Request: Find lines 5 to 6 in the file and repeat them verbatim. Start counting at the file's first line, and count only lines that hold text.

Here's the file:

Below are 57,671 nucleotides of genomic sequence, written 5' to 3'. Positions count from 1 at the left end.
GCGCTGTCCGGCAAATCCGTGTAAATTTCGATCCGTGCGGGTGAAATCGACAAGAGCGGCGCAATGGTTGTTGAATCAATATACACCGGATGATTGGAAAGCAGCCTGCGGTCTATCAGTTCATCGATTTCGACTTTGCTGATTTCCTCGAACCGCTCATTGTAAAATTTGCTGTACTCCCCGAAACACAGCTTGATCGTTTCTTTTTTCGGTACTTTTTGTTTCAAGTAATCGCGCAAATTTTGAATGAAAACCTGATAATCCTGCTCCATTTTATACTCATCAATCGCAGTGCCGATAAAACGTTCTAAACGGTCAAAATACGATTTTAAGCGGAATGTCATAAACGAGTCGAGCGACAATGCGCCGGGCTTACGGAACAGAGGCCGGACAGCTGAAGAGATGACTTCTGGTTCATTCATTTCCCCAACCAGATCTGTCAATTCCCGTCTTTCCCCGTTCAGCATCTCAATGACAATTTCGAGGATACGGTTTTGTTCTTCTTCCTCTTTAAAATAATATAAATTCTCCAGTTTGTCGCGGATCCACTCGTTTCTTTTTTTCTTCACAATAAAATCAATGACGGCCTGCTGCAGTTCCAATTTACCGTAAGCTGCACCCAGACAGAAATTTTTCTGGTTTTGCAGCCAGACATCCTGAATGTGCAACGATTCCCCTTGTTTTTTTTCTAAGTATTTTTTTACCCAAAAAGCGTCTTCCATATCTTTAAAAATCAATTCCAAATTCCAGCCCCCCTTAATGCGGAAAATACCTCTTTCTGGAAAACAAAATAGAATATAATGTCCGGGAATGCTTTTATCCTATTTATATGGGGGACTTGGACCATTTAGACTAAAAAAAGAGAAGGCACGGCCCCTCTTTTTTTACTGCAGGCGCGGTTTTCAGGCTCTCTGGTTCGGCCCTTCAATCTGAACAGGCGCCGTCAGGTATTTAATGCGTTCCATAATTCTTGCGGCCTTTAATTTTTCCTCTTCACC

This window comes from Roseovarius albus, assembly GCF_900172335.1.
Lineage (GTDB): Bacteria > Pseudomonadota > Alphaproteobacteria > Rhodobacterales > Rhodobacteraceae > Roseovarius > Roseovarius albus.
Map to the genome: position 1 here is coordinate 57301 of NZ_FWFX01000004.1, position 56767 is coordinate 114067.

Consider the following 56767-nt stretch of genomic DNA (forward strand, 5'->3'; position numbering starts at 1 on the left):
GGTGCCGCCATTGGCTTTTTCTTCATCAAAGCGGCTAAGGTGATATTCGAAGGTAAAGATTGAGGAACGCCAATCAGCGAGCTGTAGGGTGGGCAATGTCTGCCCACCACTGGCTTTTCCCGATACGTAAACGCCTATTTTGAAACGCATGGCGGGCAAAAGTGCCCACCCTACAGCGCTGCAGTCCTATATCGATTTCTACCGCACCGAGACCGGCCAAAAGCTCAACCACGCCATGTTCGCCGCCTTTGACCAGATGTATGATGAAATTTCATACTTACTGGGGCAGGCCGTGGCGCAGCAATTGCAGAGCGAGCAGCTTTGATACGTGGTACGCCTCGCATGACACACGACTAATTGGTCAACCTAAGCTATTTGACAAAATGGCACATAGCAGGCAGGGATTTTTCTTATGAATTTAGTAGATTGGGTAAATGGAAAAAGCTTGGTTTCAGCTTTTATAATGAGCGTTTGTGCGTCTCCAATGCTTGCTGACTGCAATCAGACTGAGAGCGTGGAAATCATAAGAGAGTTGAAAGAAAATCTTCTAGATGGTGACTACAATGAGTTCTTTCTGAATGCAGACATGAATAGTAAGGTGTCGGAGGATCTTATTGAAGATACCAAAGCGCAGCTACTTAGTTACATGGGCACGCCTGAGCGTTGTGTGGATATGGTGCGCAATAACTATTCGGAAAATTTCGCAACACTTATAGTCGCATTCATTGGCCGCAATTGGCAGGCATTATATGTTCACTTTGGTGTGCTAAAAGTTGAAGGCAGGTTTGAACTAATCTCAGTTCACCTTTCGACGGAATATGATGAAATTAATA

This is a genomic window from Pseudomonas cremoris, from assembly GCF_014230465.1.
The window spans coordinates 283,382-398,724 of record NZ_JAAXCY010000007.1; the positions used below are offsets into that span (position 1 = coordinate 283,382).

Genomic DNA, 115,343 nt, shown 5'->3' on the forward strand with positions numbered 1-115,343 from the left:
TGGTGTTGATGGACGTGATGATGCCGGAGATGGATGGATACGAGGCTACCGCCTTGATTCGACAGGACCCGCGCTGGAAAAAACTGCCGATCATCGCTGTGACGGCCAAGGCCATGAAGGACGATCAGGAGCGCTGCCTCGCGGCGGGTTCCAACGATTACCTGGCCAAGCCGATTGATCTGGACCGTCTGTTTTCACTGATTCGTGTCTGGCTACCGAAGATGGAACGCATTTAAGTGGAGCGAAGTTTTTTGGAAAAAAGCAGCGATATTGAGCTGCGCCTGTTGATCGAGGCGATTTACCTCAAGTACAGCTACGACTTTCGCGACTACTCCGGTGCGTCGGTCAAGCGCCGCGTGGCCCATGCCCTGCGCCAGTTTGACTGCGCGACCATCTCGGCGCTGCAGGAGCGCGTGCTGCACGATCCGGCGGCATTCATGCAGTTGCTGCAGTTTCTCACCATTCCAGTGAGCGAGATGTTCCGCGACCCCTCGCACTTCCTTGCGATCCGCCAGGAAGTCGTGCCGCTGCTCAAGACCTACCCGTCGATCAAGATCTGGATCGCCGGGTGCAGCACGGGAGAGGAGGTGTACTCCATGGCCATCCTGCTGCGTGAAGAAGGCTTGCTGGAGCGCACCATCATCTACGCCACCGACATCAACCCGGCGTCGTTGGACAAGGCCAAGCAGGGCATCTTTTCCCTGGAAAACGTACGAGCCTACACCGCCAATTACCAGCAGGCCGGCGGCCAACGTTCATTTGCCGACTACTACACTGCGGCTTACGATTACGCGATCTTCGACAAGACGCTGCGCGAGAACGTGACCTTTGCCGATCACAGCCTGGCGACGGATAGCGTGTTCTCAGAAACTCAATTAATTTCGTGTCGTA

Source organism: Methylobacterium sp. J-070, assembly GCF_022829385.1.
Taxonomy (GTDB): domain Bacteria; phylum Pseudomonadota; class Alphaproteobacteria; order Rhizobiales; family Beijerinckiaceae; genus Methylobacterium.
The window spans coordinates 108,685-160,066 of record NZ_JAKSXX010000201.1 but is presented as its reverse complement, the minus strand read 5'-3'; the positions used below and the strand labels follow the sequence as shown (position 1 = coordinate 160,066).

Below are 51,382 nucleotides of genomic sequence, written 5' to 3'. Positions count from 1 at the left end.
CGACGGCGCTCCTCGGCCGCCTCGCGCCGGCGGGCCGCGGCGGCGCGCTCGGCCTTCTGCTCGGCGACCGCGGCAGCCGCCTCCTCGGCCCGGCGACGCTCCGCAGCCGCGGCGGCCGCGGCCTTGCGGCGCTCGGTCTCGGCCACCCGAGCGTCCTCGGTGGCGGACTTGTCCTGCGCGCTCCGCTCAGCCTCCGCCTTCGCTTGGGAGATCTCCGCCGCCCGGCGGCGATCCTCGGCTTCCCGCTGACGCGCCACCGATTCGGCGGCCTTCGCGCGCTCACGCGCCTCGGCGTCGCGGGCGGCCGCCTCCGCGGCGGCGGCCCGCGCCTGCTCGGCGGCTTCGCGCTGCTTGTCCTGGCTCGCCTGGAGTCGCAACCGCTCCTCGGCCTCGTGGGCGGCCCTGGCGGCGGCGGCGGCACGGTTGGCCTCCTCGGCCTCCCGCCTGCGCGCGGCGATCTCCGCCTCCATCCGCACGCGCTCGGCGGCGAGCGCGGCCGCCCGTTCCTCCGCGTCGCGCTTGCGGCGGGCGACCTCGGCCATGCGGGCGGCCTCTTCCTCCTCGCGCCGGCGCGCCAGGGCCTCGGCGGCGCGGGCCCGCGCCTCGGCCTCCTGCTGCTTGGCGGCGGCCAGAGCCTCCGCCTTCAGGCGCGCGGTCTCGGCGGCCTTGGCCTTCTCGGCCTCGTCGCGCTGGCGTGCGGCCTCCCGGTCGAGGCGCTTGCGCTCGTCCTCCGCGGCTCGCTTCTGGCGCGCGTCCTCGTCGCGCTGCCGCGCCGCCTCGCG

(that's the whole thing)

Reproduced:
Map to the genome: position 1 here is coordinate 57301 of NZ_FWFX01000004.1, position 56767 is coordinate 114067.

Consider the following 56767-nt stretch of genomic DNA (forward strand, 5'->3'; position numbering starts at 1 on the left):